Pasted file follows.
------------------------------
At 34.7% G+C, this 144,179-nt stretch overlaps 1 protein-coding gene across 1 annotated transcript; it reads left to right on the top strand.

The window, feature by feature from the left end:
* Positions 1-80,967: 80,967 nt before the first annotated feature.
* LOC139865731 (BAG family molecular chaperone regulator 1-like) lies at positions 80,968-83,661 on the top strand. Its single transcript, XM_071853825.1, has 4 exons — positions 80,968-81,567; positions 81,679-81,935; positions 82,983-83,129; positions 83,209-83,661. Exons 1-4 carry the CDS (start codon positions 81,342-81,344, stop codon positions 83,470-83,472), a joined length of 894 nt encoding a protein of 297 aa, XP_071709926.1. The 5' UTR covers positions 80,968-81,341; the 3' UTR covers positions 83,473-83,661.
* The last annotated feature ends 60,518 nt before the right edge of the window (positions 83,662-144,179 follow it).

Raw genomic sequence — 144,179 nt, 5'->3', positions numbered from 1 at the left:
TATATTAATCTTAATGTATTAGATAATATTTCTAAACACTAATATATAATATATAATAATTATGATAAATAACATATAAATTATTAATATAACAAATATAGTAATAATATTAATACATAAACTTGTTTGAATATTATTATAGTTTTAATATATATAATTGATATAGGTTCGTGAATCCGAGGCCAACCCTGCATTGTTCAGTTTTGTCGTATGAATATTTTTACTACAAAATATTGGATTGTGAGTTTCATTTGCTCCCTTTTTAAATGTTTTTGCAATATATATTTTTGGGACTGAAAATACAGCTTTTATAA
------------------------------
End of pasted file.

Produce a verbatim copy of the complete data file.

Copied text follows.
At 34.7% G+C, this 144,179-nt stretch overlaps 1 protein-coding gene across 1 annotated transcript; it reads left to right on the top strand.

The window, feature by feature from the left end:
* Positions 1-80,967: 80,967 nt before the first annotated feature.
* LOC139865731 (BAG family molecular chaperone regulator 1-like) lies at positions 80,968-83,661 on the top strand. Its single transcript, XM_071853825.1, has 4 exons — positions 80,968-81,567; positions 81,679-81,935; positions 82,983-83,129; positions 83,209-83,661. Exons 1-4 carry the CDS (start codon positions 81,342-81,344, stop codon positions 83,470-83,472), a joined length of 894 nt encoding a protein of 297 aa, XP_071709926.1. The 5' UTR covers positions 80,968-81,341; the 3' UTR covers positions 83,473-83,661.
* The last annotated feature ends 60,518 nt before the right edge of the window (positions 83,662-144,179 follow it).

Raw genomic sequence — 144,179 nt, 5'->3', positions numbered from 1 at the left:
TATATTAATCTTAATGTATTAGATAATATTTCTAAACACTAATATATAATATATAATAATTATGATAAATAACATATAAATTATTAATATAACAAATATAGTAATAATATTAATACATAAACTTGTTTGAATATTATTATAGTTTTAATATATATAATTGATATAGGTTCGTGAATCCGAGGCCAACCCTGCATTGTTCAGTTTTGTCGTATGAATATTTTTACTACAAAATATTGGATTGTGAGTTTCATTTGCTCCCTTTTTAAATGTTTTTGCAATATATATTTTTGGGACTGAAAATACAGCTTTTATAA